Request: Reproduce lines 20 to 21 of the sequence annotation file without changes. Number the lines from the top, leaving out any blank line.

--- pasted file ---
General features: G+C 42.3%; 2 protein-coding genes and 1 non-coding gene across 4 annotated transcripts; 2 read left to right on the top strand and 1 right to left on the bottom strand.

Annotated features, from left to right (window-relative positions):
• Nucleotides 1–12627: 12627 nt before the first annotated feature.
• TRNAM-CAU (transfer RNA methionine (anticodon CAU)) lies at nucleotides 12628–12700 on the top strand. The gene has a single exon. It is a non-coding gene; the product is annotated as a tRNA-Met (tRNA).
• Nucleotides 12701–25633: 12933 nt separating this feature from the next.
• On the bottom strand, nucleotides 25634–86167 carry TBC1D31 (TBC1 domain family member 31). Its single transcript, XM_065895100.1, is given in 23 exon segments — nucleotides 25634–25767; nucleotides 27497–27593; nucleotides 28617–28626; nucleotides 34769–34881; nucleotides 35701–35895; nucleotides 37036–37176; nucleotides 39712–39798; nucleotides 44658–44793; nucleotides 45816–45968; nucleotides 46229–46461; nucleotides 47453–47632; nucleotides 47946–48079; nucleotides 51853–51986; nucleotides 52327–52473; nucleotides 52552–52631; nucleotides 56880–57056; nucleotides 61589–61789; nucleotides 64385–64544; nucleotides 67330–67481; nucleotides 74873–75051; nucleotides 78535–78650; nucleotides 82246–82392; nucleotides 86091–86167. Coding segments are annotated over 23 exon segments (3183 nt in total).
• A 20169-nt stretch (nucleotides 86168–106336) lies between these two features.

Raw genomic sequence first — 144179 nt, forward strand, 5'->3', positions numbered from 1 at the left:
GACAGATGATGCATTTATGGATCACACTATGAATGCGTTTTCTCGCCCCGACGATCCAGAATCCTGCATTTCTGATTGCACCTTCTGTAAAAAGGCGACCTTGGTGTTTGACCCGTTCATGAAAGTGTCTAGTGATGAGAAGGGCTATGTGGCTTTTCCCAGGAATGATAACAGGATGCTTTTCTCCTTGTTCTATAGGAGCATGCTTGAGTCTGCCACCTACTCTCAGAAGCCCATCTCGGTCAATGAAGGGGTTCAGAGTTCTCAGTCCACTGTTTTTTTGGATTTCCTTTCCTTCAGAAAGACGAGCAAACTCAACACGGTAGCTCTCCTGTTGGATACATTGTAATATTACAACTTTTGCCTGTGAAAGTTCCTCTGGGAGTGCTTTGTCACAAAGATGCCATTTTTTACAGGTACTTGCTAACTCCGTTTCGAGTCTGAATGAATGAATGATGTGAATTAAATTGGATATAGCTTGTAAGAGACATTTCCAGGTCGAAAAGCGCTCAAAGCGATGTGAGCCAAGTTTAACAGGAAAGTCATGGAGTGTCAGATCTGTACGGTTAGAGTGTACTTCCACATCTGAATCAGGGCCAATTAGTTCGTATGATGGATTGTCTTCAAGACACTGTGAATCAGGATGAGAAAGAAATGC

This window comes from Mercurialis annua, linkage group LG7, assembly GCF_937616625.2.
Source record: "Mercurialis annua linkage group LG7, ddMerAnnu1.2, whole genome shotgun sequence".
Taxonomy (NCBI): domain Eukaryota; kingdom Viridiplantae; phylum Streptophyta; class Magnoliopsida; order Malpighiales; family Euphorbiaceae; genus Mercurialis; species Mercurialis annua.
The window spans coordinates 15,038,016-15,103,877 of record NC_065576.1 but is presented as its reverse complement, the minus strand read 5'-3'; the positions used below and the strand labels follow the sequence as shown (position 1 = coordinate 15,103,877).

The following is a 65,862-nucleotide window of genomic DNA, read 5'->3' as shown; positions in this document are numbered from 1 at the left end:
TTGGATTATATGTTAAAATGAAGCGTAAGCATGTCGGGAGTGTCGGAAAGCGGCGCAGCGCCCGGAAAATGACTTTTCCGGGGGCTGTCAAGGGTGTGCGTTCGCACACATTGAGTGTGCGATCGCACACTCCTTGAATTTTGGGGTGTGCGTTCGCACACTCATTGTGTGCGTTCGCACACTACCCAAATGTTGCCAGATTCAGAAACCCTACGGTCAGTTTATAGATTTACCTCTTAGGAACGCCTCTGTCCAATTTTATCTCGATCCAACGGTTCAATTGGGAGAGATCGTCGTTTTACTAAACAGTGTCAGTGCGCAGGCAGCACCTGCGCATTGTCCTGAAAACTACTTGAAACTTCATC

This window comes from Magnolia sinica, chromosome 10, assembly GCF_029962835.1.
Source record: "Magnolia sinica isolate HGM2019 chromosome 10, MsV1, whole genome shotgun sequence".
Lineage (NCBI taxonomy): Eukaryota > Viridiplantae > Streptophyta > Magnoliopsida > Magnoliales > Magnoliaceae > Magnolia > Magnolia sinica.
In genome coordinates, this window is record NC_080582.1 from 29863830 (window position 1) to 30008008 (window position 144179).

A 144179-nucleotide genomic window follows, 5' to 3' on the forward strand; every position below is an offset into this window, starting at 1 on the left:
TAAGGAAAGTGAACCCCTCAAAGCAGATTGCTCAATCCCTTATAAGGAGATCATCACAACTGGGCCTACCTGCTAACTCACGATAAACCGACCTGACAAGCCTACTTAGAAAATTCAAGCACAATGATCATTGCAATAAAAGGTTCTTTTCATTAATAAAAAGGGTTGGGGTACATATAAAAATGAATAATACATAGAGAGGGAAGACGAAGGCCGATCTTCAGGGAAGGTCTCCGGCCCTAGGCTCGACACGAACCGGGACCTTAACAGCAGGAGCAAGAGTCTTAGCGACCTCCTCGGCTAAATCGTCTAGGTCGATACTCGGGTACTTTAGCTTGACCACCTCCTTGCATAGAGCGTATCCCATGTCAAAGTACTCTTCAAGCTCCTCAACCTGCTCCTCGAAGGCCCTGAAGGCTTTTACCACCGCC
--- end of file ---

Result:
A 144179-nucleotide genomic window follows, 5' to 3' on the forward strand; every position below is an offset into this window, starting at 1 on the left:
TAAGGAAAGTGAACCCCTCAAAGCAGATTGCTCAATCCCTTATAAGGAGATCATCACAACTGGGCCTACCTGCTAACTCACGATAAACCGACCTGACAAGCCTACTTAGAAAATTCAAGCACAATGATCATTGCAATAAAAGGTTCTTTTCATTAATAAAAAGGGTTGGGGTACATATAAAAATGAATAATACATAGAGAGGGAAGACGAAGGCCGATCTTCAGGGAAGGTCTCCGGCCCTAGGCTCGACACGAACCGGGACCTTAACAGCAGGAGCAAGAGTCTTAGCGACCTCCTCGGCTAAATCGTCTAGGTCGATACTCGGGTACTTTAGCTTGACCACCTCCTTGCATAGAGCGTATCCCATGTCAAAGTACTCTTCAAGCTCCTCAACCTGCTCCTCGAAGGCCCTGAAGGCTTTTACCACCGCC